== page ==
GOOD job!

    About lead-free solder; I hate it too. Seems like every solder joint
    appears to be `cold'(dull appearance)! In fact, it is rather hard to
    de-solder lead-free (maybe a higher melting point?) What I have done is
    add a little leaded solder to a joint and the `solder wick'pulls it right up!
    Lastly, I can't say enough good things about Mr. Yong! He has (and will)
    helped so many - thanks...

    • Robert Calk

      February 3, 2015 at 5:04 am

      Thanks Pepper. You are correct. I'm glad I have my Hakko 808 to remove the bad solder with - it really makes life so much easier. They are worth their weight in gold, I really mean that!
      I agree, Mr. Yong is a blessing! He is so generous with his time and he really does help people that asks him.

  18. Bernie Scott

    February 2, 2015 at 8:29 pm

    Wow!!! Good job there man....You should charge the company for repairing their sub-standard equipment....I for one will not buy any of their equipment...I don't have the time to repair equipment that I purchase from companies when it arrives DOA....I don't think these companies would appreciate it if I sold them something that didn't work....I buy all my test gear locally and I buy it used....

    • Robert Calk

      February 3, 2015 at 5:11 am

      Thanks Bernie. If I did charge them it would be more than I paid for the unit! lol
      But to be fair, it does have some good components in it. And the transformer looks like a very good transformer. Whoever put this unit together was probably having a bad day.

  19. tim

    February 2, 2015 at 10:06 pm

    Thank you for the informative article and step through on repairing the power supply. I have always wondered how the low initial cost DC PS compare to a 30 year old Beckman Industries that cost about 10x in price (back then). Having repaired a BK1660, I can now see the difference.
    Great job, keep it up!

    • Robert Calk

      February 3, 2015 at 10:05 am

      Thanks Tim. I just bought this unit to power IC's and devices to test them. It is not suited for anything requiring high precision. I think it was only $75 US. But of course we do at least expect it to work.

  20. Amendar

    February 2, 2015 at 10:44 pm

    Good job, thanx for sharing.

    • Robert Calk

      February 3, 2015 at 10:06 am

      Thanks Amendar. You are welcome.

  21. Amendar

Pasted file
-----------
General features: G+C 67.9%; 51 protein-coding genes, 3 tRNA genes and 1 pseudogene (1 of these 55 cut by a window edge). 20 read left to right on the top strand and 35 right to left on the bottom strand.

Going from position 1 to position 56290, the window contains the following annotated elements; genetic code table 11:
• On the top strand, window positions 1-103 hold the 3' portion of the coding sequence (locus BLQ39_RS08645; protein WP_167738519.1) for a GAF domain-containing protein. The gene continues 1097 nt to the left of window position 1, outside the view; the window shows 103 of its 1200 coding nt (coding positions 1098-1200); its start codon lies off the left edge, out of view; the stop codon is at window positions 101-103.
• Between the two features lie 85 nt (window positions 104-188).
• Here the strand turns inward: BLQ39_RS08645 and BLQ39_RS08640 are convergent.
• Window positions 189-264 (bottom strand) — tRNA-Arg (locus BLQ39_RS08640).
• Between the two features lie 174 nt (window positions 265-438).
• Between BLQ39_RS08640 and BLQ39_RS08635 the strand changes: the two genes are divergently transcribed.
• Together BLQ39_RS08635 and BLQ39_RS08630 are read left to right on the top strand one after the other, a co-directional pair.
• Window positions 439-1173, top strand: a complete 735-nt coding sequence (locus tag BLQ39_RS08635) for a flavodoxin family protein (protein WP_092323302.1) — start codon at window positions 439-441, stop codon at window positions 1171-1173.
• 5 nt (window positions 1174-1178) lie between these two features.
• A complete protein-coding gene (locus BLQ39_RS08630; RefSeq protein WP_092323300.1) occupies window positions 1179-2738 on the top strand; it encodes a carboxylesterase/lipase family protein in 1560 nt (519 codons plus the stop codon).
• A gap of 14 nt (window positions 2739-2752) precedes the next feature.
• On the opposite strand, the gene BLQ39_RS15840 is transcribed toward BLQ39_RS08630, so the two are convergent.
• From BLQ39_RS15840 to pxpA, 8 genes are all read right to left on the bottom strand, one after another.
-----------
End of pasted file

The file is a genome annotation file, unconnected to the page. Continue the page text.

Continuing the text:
February 2, 2015 at 11:03 pm

    Was it a used, or a new one.

    A kind of cheating, a faulty device with tons of mistake in assembling,....

    A cheap design, component and workout, not acceptable from so called COMPANY!

    • Robert Calk

      February 3, 2015 at 10:10 am

      It was supposed to be brand new. You can't expect top quality in cheap equipment, but they should at least work.

  22. Humberto

    February 3, 2015 at 12:40 am

    Hi Robert, good article. Congratulations

    • Robert Calk

      February 3, 2015 at 10:12 am

      Thanks Humberto. I'm glad you liked it.

  23. Luis Estrada

    February 3, 2015 at 12:46 am

    Stick-to-itiveness is one of the characteristics a good troubleshooter has and you certainly have it. Mr. Yong has often spoken about it. Good for you! Wish you the best.

    • Robert Calk

      February 3, 2015 at 10:15 am

      Thanks Luis. I appreciate that. Since the transformer and main components were good, I knew it was just a matter of time before I got it to working. I just had to find and fix all of the problems.

  24. Andre Gopee

    February 3, 2015 at 2:16 am

    Wow what a lot of work going into that power supply... It seem frustrating doing all that work on a simple power supply. You have a lot of patience my friend. |Job well done. Thanks for sharing.

    • Robert Calk

      February 3, 2015 at 10:19 am

      Thanks Andre. Since I'm a Hobbyist I had time to spend on it. It sat on my table too long. I can't work on stuff all day like I used to.

  25. Bart

    February 3, 2015 at 4:22 am

    Great Job and very informative article
    Best wishes

    • Robert Calk

      February 3, 2015 at 10:19 am

      Thanks Bart.

  26. mahmoud

    February 3, 2015 at 6:06 am

    dear Robert congoratulate for repairing the dc power supply.i think this bad power supply made by china therefore don,t tired.

    • Robert Calk

      February 3, 2015 at 10:21 am

      Thanks Mahmoud. I think it was supposed to be made in the USA if I remember right.

  27. Waleed Rishmawi

    February 3, 2015 at 2:22 pm

    I appreciate your attitude in this repair. If I were you, I would send it back and claim my money back. a lot of work seems like went into this repair but your came on top. thanks for sharing this repair information. I have learned a lot from this article. thanks man friend. keep up the good work. you are no longer a hobbyist my friend, you are a pro.

    • Robert Calk

      February 3, 2015 at 2:50 pm

      Thanks Waleed. I appreciate the kind words. It would have cost me $20 or so to send it back because they didn't offer to pay the shipping. I was not going to do that. Anyway it worked out and I gained some experience.

  28. Anthony

    February 3, 2015 at 3:46 pm

    Great work Robert, and the beautiful photos really do convey the very repair tedious job that lay ahead of you !

    Perseverance really did yield a reward here and it does show that it does pay dividends !